How to create an ergonomic workstation for the at home freelancer

You’ve had a couple of weeks to get your nutrition in to check, as a work from home freelancer and we hope you’re feeling the benefits. What? You missed our blog on nutritional advice for freelancers, shocker - catch up here. Now, it’s time to check that your desk set-up is top notch and not causing you any discomfort. We would say get yourself comfy with a cup of tea and read on, but we do worry about hot liquids and the ergonomics of your chair may not be quite right…. ha, ha only joking, we’re not diving into a nanny state of health and safety extremes, we're just looking out for our much coveted freelance community on fivesquid. So here goes, our top tips on how to create an ergonomic workstation for the at home freelancer.

Disclaimer: You know this, but just to be crystal we're not doctors or profess to be qualified to offer any medical advice. We've researched some common practices and shared our findings. If you’re in any pain don’t delay, get it checked out by a physician and we hope they can rid you of pain asap. For the rest of you read on…


How to create an ergonomic workstation for the at home freelancer


Chair in relation to your desk

This is so important. If you can afford it get yourself a proper ergonomically designed chair that works for you. The height of the seat is important as is the depth of the chair - a taller person needs more height and more depth. A generic rule is to make sure your feet are flat on the floor (or foot rest) and your lap is parallel to the floor with just a very slight downward slope (knees slightly lower than hips). This all needs to be done in relation to the desk you're sitting at, obvs. Your arms need to be able to rest on the table so your wrist is supported by the table, or indeed a wrist support. Your elbows should be beside your body and form a right angle so you’re not putting any strain on your shoulders. It can take a while to find the sweet spot that ticks all these boxes, but once you do you’ll notice the difference. Just make sure no one messes with your space, once you do! Also, try to discipline yourself not to cross your legs or tuck a leg up on your chair - it’s really not that good for you.


Monitor position

Sit at your desk, in your new and improved position and look at your screen. If your eyes are not looking straight forward into the centre of your screen then your monitor is in the wrong place, some say that that the top of your screen should be at eyebrow level, but perhaps not if you’re rocking a Roger Moore - that eyebrow though! Generally, people need to raise their screens, you can buy specially designed monitor raisers or find a hefty book that’s been gathering dust on the book shelf. Also your screen shouldn’t be too close or too far away. To find the best position put your arms out in front of you, the tips of your fingers should just touch the screen.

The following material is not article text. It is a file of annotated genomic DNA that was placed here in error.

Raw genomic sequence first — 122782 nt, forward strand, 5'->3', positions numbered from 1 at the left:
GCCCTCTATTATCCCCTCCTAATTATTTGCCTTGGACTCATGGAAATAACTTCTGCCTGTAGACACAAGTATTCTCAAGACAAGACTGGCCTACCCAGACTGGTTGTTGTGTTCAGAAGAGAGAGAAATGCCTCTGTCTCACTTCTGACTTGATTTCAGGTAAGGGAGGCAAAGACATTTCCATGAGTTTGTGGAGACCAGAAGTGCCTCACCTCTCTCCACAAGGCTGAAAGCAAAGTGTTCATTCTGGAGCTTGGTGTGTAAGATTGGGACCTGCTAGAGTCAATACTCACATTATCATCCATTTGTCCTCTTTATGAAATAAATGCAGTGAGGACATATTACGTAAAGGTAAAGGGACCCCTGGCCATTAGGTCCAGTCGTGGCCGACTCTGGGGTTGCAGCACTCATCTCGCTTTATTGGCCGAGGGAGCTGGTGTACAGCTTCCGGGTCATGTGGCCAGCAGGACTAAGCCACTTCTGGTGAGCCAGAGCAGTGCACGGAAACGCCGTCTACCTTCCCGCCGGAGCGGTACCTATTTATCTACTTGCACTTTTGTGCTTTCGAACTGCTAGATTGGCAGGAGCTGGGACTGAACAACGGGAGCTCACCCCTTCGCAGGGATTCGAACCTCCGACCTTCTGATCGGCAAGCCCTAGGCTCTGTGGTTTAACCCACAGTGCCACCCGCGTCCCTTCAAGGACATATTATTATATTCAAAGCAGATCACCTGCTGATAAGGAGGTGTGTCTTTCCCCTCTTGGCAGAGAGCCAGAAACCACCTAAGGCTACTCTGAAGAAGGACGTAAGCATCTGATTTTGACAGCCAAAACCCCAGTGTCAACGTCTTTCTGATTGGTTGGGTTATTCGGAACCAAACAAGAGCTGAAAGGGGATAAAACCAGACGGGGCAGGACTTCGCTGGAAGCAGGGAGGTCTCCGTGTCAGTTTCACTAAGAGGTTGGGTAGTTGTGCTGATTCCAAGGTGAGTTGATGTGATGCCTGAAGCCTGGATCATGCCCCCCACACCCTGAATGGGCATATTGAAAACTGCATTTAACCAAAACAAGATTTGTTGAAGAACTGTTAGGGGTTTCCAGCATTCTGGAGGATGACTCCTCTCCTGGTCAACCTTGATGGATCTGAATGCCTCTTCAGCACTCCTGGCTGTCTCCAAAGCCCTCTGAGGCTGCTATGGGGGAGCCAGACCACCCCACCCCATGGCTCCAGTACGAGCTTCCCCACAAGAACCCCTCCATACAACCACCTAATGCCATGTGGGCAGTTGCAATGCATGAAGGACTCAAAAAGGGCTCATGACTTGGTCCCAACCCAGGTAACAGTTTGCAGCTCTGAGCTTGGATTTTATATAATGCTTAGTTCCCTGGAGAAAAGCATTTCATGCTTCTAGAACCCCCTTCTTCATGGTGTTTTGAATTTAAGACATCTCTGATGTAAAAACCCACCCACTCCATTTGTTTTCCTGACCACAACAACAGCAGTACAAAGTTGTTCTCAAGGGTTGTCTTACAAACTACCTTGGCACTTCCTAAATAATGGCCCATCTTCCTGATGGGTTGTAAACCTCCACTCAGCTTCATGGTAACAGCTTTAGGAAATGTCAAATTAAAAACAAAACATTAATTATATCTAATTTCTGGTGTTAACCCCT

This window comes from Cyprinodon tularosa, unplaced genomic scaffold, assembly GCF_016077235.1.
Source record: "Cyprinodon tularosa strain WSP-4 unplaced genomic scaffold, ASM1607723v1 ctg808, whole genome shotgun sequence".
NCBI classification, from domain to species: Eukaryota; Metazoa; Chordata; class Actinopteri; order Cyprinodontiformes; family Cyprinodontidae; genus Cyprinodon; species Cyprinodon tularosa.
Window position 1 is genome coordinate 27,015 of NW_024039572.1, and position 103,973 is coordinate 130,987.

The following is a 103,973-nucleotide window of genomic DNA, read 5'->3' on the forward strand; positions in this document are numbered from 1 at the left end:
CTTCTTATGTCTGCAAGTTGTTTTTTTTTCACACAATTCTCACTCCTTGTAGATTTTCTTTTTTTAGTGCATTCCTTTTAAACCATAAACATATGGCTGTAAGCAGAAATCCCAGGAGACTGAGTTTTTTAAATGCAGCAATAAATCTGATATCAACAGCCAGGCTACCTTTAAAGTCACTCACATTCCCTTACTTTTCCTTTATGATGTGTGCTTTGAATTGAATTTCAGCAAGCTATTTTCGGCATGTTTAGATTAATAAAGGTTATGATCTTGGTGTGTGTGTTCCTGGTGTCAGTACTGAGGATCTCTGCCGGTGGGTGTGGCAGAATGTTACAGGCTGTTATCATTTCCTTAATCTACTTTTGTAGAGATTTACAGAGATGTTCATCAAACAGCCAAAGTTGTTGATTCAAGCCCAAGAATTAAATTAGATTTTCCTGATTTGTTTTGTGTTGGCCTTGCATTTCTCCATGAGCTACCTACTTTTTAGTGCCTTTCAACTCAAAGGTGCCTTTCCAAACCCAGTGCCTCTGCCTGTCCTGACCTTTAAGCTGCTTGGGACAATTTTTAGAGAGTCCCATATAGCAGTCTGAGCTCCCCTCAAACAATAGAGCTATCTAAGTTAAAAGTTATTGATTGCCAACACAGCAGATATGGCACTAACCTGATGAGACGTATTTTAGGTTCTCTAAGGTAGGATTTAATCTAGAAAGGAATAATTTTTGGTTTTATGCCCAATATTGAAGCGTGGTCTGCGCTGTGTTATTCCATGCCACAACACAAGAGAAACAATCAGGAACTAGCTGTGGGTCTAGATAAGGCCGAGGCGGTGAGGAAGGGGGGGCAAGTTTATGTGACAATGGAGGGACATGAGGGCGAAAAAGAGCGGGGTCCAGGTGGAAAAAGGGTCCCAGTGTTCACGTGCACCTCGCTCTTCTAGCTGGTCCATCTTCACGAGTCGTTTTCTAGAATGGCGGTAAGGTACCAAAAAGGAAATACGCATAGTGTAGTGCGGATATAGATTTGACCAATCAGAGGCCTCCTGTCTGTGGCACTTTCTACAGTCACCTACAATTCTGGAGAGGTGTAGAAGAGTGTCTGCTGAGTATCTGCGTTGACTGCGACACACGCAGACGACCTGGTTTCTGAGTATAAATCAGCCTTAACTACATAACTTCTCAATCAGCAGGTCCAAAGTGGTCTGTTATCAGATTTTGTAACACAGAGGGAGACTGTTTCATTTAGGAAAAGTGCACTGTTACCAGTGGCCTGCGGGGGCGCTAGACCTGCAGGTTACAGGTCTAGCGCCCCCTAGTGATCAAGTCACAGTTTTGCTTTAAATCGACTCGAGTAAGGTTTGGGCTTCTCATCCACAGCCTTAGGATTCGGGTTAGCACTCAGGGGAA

Laptop use

The laptop is your best friend when freelancing it allows you to work anywhere, but it’s also your undoing. As you move your laptop around we (yep, the royal we) never think about setting up our ‘new workstation' to ensure everything is just as nature intended - let’s be honest we’ve never even thought of it. Same rules apply to your monitor as they do your laptop. Just think about it next time you think about curling up on the sofa to catch up on some reading or to blast through your inbox. Perhaps investing in a laptop stand and separate keyboard could help. A laptop can also cause ‘tech neck’ - see below.


Use your phone wisely

We’re all guilty of this one. Using your phone 24-7, we dread to think how many hours a day it really is, if you’re brave enough check out the app Moment to find out - let us know. Now pick up your phone… yep we guessed it, your phone is just above waist height and you’re looking down at the screen… not good! When you look at your phone, especially at your desk, make an effort to bring your screen to eye height (just like your monitor is, now set up) and avoid ‘tech neck'. You might feel odd doing it to begin with but you’ll soon notice the improvement even if you haven't noticed any ‘tech neck’ symptoms.

Natural light

We mentioned this in an earlier blog and the need for natural light cannot be exaggerated. Let the light flood in and make sure you're in a position to benefit from all that vitamin D whilst also being able to still see your screen. If it is a struggle to get natural light, a daylight lamp on your desk could be just the ticket.

Take a break

We’ve said it before take breaks, when working from home you can often forget to take regular breaks without the distraction of colleagues, tea breaks, the water cooler etc… this isn’t just social, it also helps to booster productivity. If you’re looking for some ideas on how to take efficient breaks - we got that covered too in our take a break blog.

We hope you are now sitting comfortably and your chomping at the bit to roll up your sleeves and deliver some top notch jobs to our community of fivesquid buyers. Why not be proactive and have a look at the requests jobs board to see if anything takes your fancy.


Source: NHS